People driving in Edmonton are too impatient. Tailgating – following the person in front of you too closely – is the top reason for crashes in our city.
Wow. You can’t get much more telling than a quote like that. And that isn’t one person saying it. That’s the result of a survey of many people having the same feeling.
We may not know exactly how many of the nearly 9,000 tailgating crashes could have been prevented by a little bit of a slowdown. Certainly, bad weather will be a factor in some of them, or multiple reasons will be in play. But it does seem like a fairly simple thing to change about driving behaviour to save a lot of time, money and the health and life of people.
Along with this stat, the City also release details of the top 10 locations you’ll be in a tailgate collision. They look like fairly high-traffic commuter areas, which makes sense when you consider how impatient you might be rushing out of the house in the morning or trying to get home from work.
When the news release is good enough
It could soon be time to put some solar panels on your house, as the provincial government rolls out a new plan to provide rebates. You’ll notice that I linked to the Alberta government news release for this story. It’s because everyone that appears to have “covered” it has just re-written the news release.
Metro, 630CHED, iNews880, Global and CBC* used a version written by The Canadian Press (a wire service). The Journal and Sun had a reporter do the same kind of rewrite (although the Journal version had some more details added later). I didn’t spot the story on
CBC or CTV.
With newsroom resources limited, why waste time replicating a news release? Wouldn’t it be as effective to just share the news release directly, or through social media?
In these Headlines posts I like to link to the best-written or most thorough version of a story that everyone might be covering. And I like to link to the first newsroom to have a story, especially on original journalism. So, today, we’re going with the government news release.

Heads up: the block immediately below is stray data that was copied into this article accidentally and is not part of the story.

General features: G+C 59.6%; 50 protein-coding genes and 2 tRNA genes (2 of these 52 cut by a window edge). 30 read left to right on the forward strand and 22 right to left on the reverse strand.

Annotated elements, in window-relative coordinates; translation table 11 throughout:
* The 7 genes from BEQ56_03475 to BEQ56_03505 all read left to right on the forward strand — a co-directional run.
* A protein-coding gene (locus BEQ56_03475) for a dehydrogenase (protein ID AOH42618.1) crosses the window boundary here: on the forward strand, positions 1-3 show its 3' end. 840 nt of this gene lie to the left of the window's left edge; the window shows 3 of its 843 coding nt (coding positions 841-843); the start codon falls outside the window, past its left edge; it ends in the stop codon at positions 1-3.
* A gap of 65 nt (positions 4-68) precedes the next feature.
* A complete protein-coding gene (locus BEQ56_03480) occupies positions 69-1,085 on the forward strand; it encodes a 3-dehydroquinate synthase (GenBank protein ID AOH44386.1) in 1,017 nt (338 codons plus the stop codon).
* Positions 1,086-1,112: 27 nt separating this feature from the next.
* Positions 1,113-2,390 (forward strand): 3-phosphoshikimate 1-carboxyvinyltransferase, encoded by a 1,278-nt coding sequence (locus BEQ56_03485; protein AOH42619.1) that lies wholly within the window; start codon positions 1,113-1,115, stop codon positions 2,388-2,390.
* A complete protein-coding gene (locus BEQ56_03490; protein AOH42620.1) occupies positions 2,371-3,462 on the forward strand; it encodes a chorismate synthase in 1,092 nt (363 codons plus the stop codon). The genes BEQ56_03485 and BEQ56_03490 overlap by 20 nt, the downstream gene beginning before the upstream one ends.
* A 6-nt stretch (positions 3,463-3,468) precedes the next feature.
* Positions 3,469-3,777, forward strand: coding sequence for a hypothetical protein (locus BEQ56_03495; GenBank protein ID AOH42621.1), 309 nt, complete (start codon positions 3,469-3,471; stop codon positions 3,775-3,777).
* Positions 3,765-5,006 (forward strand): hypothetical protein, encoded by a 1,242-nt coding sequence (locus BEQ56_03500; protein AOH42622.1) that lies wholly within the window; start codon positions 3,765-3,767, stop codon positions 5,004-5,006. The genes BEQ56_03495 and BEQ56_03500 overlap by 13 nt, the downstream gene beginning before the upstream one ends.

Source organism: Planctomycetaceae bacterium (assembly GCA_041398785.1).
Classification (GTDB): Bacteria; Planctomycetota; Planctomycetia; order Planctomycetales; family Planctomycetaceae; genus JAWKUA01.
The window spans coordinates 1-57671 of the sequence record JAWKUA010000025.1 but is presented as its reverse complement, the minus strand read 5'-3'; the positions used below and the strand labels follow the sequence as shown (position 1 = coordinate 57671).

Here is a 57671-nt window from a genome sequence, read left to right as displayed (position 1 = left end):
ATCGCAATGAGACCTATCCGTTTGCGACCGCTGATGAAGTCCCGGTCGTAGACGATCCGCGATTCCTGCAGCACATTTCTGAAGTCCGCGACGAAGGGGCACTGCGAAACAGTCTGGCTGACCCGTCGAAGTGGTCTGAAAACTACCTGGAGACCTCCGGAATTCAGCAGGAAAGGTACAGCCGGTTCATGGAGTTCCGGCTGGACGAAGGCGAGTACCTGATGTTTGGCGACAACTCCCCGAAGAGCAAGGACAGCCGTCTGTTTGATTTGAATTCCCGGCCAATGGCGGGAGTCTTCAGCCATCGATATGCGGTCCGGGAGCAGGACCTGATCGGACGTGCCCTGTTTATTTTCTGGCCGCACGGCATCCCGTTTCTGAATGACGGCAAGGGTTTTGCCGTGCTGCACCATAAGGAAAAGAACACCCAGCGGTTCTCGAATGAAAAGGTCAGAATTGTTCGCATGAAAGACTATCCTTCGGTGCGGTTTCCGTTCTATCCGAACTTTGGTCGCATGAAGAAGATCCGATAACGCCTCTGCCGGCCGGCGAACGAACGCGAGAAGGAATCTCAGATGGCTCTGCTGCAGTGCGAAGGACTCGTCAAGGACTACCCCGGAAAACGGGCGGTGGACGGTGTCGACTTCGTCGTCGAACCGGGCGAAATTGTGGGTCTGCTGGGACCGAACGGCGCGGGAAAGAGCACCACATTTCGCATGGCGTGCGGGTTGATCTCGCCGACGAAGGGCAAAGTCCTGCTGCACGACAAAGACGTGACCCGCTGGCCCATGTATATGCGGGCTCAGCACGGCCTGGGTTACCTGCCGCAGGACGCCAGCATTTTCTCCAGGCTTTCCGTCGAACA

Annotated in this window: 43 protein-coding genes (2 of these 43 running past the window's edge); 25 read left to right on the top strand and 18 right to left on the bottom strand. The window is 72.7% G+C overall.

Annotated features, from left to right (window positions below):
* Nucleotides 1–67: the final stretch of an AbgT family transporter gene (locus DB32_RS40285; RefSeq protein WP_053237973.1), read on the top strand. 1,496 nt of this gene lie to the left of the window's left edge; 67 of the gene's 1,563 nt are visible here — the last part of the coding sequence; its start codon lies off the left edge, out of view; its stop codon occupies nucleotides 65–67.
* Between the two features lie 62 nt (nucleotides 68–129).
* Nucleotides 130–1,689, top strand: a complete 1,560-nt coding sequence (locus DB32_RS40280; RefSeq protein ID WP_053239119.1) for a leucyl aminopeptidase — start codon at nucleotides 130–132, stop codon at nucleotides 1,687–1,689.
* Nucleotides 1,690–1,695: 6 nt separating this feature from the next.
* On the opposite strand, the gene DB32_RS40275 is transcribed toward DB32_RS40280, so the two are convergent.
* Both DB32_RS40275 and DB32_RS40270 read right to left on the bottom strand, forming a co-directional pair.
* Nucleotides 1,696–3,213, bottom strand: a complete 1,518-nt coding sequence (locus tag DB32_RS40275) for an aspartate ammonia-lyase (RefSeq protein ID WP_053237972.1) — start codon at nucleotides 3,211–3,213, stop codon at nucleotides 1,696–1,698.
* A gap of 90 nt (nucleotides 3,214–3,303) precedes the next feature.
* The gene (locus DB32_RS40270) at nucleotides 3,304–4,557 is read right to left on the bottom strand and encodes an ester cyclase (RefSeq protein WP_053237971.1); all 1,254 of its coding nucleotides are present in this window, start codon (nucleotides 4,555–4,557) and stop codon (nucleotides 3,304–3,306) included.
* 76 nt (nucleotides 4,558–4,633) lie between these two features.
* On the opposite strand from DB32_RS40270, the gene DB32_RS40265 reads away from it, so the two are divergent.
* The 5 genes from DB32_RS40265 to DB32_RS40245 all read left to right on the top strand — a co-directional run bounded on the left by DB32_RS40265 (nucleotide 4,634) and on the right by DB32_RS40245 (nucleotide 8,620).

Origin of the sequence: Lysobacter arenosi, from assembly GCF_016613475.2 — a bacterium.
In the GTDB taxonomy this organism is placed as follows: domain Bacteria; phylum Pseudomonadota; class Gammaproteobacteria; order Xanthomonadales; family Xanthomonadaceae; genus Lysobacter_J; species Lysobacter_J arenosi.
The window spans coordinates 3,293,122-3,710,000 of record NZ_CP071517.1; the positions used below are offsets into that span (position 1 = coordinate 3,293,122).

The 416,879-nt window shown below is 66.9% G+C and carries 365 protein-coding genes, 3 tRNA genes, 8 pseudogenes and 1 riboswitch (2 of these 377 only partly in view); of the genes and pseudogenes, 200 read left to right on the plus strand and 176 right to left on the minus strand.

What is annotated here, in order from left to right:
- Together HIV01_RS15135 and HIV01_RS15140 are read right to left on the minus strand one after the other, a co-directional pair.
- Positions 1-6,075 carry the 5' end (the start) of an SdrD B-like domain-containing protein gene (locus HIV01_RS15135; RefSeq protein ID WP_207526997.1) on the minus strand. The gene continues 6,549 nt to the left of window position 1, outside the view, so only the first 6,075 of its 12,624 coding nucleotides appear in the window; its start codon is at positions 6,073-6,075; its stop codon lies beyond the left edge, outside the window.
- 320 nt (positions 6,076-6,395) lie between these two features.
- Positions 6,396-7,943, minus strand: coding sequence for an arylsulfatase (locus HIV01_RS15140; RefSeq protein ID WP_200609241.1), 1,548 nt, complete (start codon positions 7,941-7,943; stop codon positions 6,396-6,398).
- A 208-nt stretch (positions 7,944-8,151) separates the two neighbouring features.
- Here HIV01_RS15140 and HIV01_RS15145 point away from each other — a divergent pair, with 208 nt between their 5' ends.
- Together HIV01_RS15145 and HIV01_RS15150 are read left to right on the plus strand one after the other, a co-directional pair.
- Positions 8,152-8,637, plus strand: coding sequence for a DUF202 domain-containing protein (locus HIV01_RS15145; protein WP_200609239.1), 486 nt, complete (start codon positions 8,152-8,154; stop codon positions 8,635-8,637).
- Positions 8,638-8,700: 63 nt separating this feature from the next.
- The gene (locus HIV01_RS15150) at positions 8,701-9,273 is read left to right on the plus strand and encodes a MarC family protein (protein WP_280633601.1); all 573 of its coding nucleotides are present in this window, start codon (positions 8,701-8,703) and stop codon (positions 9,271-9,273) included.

Well, unless you consider the allegation that teachers are inflating grades contentious. (Although, if students are turning in lower marks on exams, couldn’t that also speak to test anxiety?)
The University of Alberta is working with students from countries subject to the recent U.S. Muslim ban. As the U.S. tries to close its borders and deport people, education, research and innovation are going to become big parts of the story as people are forced to find new homes. We hope they do so safely.
Over at MacEwan University, students can now use their preferred name and gender. What a great step forward for inclusion.
Concordia University has a familiar Edmonton face as its new chancellor.
We were just talking about…
The potential for a PST, last week. Now the Alberta Party, the political party vying to claim Alberta’s political centre from the listless Liberals and soon-to-be super-right conservatives, is talking openly about how we need to consider a provincial sales tax (PST) to help with predictable revenue. News stories consistently mention that it’s basically forbidden to talk about such a tax in Alberta, but I think a lot of people are going to start coming forward to say it makes more sense than hoping for oil and gas money.
Sex education, yesterday. On the heels of a story about new, and needed, sex education programming at Edmonton’s public school board, one of the Catholic school trustees is wondering if it’s past time to update that school board’s sex education program.
Don’t be too loud out on the river, would ya? Actually, if you are, the City probably won’t do much to you. At least not this year.
*Later addition: We included a link to CBC’s posting of the same Canadian Press version of the news release as other newsrooms were running.